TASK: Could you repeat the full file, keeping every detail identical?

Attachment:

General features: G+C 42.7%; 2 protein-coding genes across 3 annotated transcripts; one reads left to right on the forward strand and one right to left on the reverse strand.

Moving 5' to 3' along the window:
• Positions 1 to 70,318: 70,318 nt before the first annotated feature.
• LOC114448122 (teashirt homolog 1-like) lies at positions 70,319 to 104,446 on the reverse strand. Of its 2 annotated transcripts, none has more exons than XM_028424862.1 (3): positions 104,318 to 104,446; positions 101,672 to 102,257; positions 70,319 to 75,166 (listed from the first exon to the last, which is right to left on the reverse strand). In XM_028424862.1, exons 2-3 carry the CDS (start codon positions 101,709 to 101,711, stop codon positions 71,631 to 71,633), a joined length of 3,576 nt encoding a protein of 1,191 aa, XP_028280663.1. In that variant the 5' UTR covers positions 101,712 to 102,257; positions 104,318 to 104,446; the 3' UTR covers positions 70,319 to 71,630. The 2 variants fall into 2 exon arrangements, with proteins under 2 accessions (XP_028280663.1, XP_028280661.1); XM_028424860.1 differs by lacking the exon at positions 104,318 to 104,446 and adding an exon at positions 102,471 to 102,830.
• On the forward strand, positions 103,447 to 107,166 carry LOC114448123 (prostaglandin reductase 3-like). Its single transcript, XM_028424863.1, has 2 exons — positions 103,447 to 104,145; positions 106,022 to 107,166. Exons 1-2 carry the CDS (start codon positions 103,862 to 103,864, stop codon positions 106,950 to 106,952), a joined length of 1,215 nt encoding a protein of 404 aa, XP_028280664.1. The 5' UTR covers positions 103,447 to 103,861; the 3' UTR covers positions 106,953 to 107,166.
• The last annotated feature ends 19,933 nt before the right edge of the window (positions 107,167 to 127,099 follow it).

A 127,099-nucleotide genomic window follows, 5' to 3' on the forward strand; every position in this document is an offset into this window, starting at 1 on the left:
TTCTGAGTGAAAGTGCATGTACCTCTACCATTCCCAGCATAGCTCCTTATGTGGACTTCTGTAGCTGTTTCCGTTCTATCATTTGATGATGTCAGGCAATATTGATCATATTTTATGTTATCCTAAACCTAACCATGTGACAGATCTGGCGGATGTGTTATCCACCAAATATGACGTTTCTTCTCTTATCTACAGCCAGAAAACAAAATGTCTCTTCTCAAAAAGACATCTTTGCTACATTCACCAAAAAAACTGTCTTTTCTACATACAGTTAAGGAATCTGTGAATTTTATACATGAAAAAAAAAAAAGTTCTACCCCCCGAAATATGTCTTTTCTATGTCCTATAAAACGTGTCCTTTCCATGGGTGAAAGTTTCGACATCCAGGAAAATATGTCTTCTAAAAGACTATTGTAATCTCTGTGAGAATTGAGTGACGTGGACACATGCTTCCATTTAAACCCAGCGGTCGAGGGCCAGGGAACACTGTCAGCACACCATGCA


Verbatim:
General features: G+C 42.7%; 2 protein-coding genes across 3 annotated transcripts; one reads left to right on the forward strand and one right to left on the reverse strand.

Moving 5' to 3' along the window:
• Positions 1 to 70,318: 70,318 nt before the first annotated feature.
• LOC114448122 (teashirt homolog 1-like) lies at positions 70,319 to 104,446 on the reverse strand. Of its 2 annotated transcripts, none has more exons than XM_028424862.1 (3): positions 104,318 to 104,446; positions 101,672 to 102,257; positions 70,319 to 75,166 (listed from the first exon to the last, which is right to left on the reverse strand). In XM_028424862.1, exons 2-3 carry the CDS (start codon positions 101,709 to 101,711, stop codon positions 71,631 to 71,633), a joined length of 3,576 nt encoding a protein of 1,191 aa, XP_028280663.1. In that variant the 5' UTR covers positions 101,712 to 102,257; positions 104,318 to 104,446; the 3' UTR covers positions 70,319 to 71,630. The 2 variants fall into 2 exon arrangements, with proteins under 2 accessions (XP_028280663.1, XP_028280661.1); XM_028424860.1 differs by lacking the exon at positions 104,318 to 104,446 and adding an exon at positions 102,471 to 102,830.
• On the forward strand, positions 103,447 to 107,166 carry LOC114448123 (prostaglandin reductase 3-like). Its single transcript, XM_028424863.1, has 2 exons — positions 103,447 to 104,145; positions 106,022 to 107,166. Exons 1-2 carry the CDS (start codon positions 103,862 to 103,864, stop codon positions 106,950 to 106,952), a joined length of 1,215 nt encoding a protein of 404 aa, XP_028280664.1. The 5' UTR covers positions 103,447 to 103,861; the 3' UTR covers positions 106,953 to 107,166.
• The last annotated feature ends 19,933 nt before the right edge of the window (positions 107,167 to 127,099 follow it).

A 127,099-nucleotide genomic window follows, 5' to 3' on the forward strand; every position in this document is an offset into this window, starting at 1 on the left:
TTCTGAGTGAAAGTGCATGTACCTCTACCATTCCCAGCATAGCTCCTTATGTGGACTTCTGTAGCTGTTTCCGTTCTATCATTTGATGATGTCAGGCAATATTGATCATATTTTATGTTATCCTAAACCTAACCATGTGACAGATCTGGCGGATGTGTTATCCACCAAATATGACGTTTCTTCTCTTATCTACAGCCAGAAAACAAAATGTCTCTTCTCAAAAAGACATCTTTGCTACATTCACCAAAAAAACTGTCTTTTCTACATACAGTTAAGGAATCTGTGAATTTTATACATGAAAAAAAAAAAAGTTCTACCCCCCGAAATATGTCTTTTCTATGTCCTATAAAACGTGTCCTTTCCATGGGTGAAAGTTTCGACATCCAGGAAAATATGTCTTCTAAAAGACTATTGTAATCTCTGTGAGAATTGAGTGACGTGGACACATGCTTCCATTTAAACCCAGCGGTCGAGGGCCAGGGAACACTGTCAGCACACCATGCA